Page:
Turnout for Wisconsin’s nonpartisan spring elections tends to be about half that for fall partisan races. The drop-off may be due in part to a lack of competitive races for county, city, village, town, and school board offices. However, this year’s spring ballot features an open state Supreme Court seat and nearly $600 million in school district borrowing referenda.
Wisconsin’s nonpartisan spring elections tend to be low turnout affairs. Although Badger State turnout for fall presidential elections usually is among the highest in the nation, it declines significantly in non-presidential years and drops even more in the spring. Generally, about one-fourth as many eligible voters make it to the spring polls as in the fall (see chart below).
What is responsible for the drop-off? It may be due partly to the perceived importance of the offices involved. In the fall, voters elect the president or governor, state lawmakers, and members of Congress, which are often viewed as high-stakes races. The names and offices on the spring ballot are less familiar.
Another factor may be lack of competition. Voters who do not have a choice of candidates are not as likely to view the election as important or go to the polls.
There is no specific data source to reveal how many local races go uncontested statewide each spring, but surveys and anecdotal evidence indicate the number is substantial and increasing.
In a 2017 survey by Wisconsin Policy Forum researchers, officials in 52% of 188 cities and villages said they averaged zero to one candidate per seat over the past three years. Only 4% reported an average of two or more candidates per seat.
The lack of competition for these offices cuts across rural and urban communities. In municipalities with 15,000 or more residents, only 5% said contested races were the rule. Small communities reported about the same, with only 4% of seats regularly contested.
The trend appears to be getting worse. Among the municipal officials surveyed, 46% said that competition for governing boards has decreased over the past five to 10 years. Only 11% said competition had increased.
It is usually more difficult to explain why something does not happen than why it does, but the municipal officials suggested the dearth of local candidates may be due to several factors: apathy; lack of information or civic education about the role of local governments; family commitments and economic pressures; perceptions of a hyper-partisan political environment; and, on a positive note, general satisfaction with current leaders and an absence of any burning local controversy. As one official put it, “Our residents see effective government and feel it is not necessary to run for office.”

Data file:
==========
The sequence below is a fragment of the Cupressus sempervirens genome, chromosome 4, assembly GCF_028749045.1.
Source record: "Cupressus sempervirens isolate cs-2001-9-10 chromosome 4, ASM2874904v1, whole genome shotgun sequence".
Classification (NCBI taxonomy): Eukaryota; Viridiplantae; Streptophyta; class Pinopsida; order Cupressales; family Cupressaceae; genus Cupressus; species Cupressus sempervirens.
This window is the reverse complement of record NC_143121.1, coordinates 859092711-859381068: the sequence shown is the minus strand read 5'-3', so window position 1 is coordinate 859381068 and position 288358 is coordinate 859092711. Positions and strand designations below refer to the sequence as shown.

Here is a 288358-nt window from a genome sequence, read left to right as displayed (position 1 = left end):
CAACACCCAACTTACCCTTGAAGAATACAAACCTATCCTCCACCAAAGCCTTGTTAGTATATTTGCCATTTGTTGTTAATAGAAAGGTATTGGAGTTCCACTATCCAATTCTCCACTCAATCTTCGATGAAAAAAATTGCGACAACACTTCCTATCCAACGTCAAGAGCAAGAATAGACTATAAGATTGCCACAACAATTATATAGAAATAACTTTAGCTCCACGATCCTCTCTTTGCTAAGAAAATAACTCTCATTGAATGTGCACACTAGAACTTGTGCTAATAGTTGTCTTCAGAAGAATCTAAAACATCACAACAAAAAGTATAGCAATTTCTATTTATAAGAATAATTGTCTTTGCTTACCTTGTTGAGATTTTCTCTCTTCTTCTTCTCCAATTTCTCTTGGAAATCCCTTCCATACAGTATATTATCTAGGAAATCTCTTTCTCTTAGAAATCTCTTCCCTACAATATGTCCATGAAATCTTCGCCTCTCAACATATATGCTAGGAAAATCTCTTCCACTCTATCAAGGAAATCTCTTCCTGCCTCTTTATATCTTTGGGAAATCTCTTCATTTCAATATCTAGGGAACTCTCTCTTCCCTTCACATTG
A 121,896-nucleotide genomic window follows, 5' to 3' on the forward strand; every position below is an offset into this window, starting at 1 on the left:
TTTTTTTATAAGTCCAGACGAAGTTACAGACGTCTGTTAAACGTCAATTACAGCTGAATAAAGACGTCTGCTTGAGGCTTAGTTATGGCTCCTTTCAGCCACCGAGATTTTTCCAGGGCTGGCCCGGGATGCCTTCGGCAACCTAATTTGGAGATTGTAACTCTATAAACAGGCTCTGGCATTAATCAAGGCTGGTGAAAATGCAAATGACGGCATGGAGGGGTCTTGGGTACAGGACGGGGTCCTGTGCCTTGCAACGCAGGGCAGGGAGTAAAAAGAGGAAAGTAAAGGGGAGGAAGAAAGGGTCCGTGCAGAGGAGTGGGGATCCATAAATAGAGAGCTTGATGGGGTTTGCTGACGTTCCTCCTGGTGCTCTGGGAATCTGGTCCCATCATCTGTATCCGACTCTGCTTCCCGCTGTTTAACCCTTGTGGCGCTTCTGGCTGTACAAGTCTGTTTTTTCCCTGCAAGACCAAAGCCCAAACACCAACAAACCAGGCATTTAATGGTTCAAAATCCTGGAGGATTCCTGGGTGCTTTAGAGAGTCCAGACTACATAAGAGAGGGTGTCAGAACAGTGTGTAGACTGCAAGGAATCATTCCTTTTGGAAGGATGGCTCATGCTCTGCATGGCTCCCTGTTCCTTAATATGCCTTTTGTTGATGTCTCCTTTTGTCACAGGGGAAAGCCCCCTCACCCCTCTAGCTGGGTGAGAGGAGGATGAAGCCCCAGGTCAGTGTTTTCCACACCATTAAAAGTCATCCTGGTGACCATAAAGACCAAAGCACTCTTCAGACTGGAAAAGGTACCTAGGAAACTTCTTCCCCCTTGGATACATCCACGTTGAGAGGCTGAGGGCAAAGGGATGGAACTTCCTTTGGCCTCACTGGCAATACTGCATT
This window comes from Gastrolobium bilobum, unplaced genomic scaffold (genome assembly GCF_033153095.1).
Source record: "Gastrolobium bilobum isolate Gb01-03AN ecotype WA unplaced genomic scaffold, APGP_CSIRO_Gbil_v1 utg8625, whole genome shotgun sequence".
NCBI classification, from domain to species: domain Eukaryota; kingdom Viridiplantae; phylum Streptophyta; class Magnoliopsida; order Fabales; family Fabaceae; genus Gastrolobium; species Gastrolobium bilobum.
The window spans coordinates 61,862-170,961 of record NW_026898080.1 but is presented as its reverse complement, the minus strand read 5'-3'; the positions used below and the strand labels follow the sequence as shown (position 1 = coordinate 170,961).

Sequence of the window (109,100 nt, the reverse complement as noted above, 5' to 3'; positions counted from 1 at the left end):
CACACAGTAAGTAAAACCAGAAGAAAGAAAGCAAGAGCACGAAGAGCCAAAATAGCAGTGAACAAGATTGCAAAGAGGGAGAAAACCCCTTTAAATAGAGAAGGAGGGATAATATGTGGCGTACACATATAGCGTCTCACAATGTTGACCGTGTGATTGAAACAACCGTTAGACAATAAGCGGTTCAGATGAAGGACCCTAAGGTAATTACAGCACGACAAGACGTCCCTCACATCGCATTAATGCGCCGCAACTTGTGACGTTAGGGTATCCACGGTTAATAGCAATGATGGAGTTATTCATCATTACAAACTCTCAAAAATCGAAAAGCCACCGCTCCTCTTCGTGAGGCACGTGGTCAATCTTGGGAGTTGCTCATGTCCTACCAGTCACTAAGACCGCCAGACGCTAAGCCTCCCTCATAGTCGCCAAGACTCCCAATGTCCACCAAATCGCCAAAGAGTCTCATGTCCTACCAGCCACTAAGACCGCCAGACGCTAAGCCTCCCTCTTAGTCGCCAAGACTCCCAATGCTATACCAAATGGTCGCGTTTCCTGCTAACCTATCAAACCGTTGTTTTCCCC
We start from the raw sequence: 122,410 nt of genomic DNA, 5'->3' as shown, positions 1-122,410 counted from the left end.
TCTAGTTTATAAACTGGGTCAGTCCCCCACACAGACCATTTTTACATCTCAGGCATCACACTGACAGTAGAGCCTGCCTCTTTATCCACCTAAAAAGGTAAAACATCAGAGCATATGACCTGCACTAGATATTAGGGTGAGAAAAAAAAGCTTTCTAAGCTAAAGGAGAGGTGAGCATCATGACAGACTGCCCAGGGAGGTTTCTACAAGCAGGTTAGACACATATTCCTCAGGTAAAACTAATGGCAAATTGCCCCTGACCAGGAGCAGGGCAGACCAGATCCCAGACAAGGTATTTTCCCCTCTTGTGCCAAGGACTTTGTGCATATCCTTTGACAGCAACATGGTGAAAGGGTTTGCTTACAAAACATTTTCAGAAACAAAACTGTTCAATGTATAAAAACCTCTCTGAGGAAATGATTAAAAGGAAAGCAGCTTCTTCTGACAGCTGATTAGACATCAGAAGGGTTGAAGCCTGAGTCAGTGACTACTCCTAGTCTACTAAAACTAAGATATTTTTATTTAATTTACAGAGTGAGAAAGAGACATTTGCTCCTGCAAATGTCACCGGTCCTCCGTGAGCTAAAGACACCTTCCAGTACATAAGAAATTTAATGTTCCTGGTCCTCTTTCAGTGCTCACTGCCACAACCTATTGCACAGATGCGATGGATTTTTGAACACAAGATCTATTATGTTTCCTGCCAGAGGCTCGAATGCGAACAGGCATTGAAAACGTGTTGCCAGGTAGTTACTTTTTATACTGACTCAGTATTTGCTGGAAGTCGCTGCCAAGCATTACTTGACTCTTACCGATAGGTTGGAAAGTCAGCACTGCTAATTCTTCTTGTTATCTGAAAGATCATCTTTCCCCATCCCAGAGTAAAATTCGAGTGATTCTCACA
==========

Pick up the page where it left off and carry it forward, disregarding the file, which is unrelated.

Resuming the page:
Despite these observations, this spring will feature a number of contested seats. The highest-profile race will be for the first open seat on the state Supreme Court in more than a decade. Voters in the February 20 primary will narrow the field from three candidates—Madison attorney Tim Burns, Milwaukee County Circuit Court Judge Rebecca Dallet, and Sauk County Circuit Court Judge Michael Screnock— to two. The April 3 general election will determine who will serve a 10-year term on the state’s highest court. (For more on the race, see the January issue of The Wisconsin Taxpayer)
There are also scores of other races that may impact local decision-making and voters’ daily lives.
Supervisors in all 72 counties are up for election this spring, but many seats are uncontested. Among larger counties, there are contested races for roughly one-fifth of the seats, including seven of Milwaukee County’s 18 seats; seven of 26 seats in Brown County; six of 21 in Racine County; nine of 23 in Kenosha County; and 8 of 36 in Outagamie. At the other end of the spectrum, in Winnebago County, only two of 36 seats are contested, while three have no candidate.
Additionally, voters will choose county executives in Manitowoc and Portage counties. Kenosha County Executive Jim Kreuser is running unopposed. Also on the ballot are city, town, village, and school board seats, including many that are uncontested.
The biggest financial impact of this spring’s elections may be felt by taxpayers in school districts where referenda to borrow money or exceed state-imposed revenue limits are on the ballot. Thirty school districts are asking spring voters to approve borrowing a total of $596.3 million (see table, right). Twenty-six districts are seeking $109.4 million in time-limited exemptions from state-imposed revenue caps, and seven districts are asking for $6.3 million in ongoing exemptions from the caps. Voter approvals of referenda have risen from about 50% during 1995-2010 to roughly 75% in recent years.
For spring voters, the payoffs are shorter lines and a vote that counts more than in high-turnout elections. When only a few hundred ballots are cast, a handful may decide the outcome. Also, the consequences of spring elections should not be overlooked. National elections may determine issues of war and peace, but local races often decide quality-of-life issues such as property tax increases, construction of new schools, infrastructure improvements, and economic development.